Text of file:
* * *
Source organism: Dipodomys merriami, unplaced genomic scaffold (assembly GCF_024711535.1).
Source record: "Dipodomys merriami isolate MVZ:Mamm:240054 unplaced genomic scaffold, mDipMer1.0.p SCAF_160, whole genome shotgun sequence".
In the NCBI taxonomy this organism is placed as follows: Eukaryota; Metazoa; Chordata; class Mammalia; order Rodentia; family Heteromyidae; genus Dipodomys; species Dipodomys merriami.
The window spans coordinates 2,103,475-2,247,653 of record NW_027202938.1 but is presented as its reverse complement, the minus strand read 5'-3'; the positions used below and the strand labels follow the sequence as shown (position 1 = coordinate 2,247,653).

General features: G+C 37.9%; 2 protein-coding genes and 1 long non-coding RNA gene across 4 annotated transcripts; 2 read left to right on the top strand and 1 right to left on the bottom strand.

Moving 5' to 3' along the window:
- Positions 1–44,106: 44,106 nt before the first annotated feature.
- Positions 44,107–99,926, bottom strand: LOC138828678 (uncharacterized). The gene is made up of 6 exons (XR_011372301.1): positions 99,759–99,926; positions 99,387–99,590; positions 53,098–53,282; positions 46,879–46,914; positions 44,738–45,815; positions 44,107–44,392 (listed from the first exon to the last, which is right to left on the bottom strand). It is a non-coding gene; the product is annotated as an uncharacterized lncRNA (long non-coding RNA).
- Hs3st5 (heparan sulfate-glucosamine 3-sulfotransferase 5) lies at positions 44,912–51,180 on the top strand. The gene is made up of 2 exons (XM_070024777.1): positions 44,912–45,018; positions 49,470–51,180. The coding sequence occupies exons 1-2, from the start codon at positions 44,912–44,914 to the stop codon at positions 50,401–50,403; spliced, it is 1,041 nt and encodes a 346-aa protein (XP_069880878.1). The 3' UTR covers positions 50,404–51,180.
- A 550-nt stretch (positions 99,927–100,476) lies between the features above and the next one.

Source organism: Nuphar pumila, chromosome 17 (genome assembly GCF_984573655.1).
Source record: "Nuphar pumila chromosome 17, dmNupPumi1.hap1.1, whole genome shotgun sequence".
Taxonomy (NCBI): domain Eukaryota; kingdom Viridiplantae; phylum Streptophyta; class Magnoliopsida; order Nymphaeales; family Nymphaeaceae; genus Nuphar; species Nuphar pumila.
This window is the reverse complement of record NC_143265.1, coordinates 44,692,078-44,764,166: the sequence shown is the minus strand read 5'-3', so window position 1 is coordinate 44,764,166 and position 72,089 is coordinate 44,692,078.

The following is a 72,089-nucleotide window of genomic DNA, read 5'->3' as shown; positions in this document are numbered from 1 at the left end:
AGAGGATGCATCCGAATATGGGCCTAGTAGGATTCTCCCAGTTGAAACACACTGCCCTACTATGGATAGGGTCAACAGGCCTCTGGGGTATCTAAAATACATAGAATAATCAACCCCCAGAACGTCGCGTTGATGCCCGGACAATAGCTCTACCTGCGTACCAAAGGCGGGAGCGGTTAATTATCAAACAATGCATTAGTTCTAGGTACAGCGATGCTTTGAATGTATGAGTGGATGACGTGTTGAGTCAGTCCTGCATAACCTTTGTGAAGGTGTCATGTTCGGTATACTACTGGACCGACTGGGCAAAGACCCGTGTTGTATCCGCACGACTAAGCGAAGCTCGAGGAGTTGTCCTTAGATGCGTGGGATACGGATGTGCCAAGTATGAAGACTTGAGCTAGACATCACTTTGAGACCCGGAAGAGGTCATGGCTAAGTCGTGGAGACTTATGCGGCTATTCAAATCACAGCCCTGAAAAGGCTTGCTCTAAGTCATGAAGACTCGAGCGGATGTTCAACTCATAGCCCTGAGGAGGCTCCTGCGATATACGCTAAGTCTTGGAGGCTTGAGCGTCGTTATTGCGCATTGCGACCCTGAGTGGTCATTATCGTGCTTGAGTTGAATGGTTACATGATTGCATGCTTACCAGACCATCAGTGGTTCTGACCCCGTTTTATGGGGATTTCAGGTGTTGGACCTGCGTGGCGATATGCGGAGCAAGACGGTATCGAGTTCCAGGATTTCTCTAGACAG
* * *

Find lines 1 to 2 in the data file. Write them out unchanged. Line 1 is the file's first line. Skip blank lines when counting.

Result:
Source organism: Dipodomys merriami, unplaced genomic scaffold (assembly GCF_024711535.1).
Source record: "Dipodomys merriami isolate MVZ:Mamm:240054 unplaced genomic scaffold, mDipMer1.0.p SCAF_160, whole genome shotgun sequence".